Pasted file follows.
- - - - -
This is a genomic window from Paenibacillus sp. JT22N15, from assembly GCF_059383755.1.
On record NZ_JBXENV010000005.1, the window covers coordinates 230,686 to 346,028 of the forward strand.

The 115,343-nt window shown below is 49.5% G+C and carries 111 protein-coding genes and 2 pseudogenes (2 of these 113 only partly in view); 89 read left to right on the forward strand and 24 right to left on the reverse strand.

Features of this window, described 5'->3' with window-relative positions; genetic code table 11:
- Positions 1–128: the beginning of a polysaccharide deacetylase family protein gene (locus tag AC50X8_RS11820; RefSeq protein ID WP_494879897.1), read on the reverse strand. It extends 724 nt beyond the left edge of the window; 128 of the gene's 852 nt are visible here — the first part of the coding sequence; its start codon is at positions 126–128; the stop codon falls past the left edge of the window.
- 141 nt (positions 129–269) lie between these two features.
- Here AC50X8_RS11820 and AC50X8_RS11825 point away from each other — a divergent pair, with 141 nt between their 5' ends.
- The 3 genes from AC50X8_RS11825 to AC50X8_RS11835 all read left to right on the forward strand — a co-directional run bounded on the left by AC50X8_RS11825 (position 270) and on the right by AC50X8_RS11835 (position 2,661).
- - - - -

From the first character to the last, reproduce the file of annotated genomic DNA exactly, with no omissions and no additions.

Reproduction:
This is a genomic window from Paenibacillus sp. JT22N15, from assembly GCF_059383755.1.
On record NZ_JBXENV010000005.1, the window covers coordinates 230,686 to 346,028 of the forward strand.

The 115,343-nt window shown below is 49.5% G+C and carries 111 protein-coding genes and 2 pseudogenes (2 of these 113 only partly in view); 89 read left to right on the forward strand and 24 right to left on the reverse strand.

Features of this window, described 5'->3' with window-relative positions; genetic code table 11:
- Positions 1–128: the beginning of a polysaccharide deacetylase family protein gene (locus tag AC50X8_RS11820; RefSeq protein ID WP_494879897.1), read on the reverse strand. It extends 724 nt beyond the left edge of the window; 128 of the gene's 852 nt are visible here — the first part of the coding sequence; its start codon is at positions 126–128; the stop codon falls past the left edge of the window.
- 141 nt (positions 129–269) lie between these two features.
- Here AC50X8_RS11820 and AC50X8_RS11825 point away from each other — a divergent pair, with 141 nt between their 5' ends.
- The 3 genes from AC50X8_RS11825 to AC50X8_RS11835 all read left to right on the forward strand — a co-directional run bounded on the left by AC50X8_RS11825 (position 270) and on the right by AC50X8_RS11835 (position 2,661).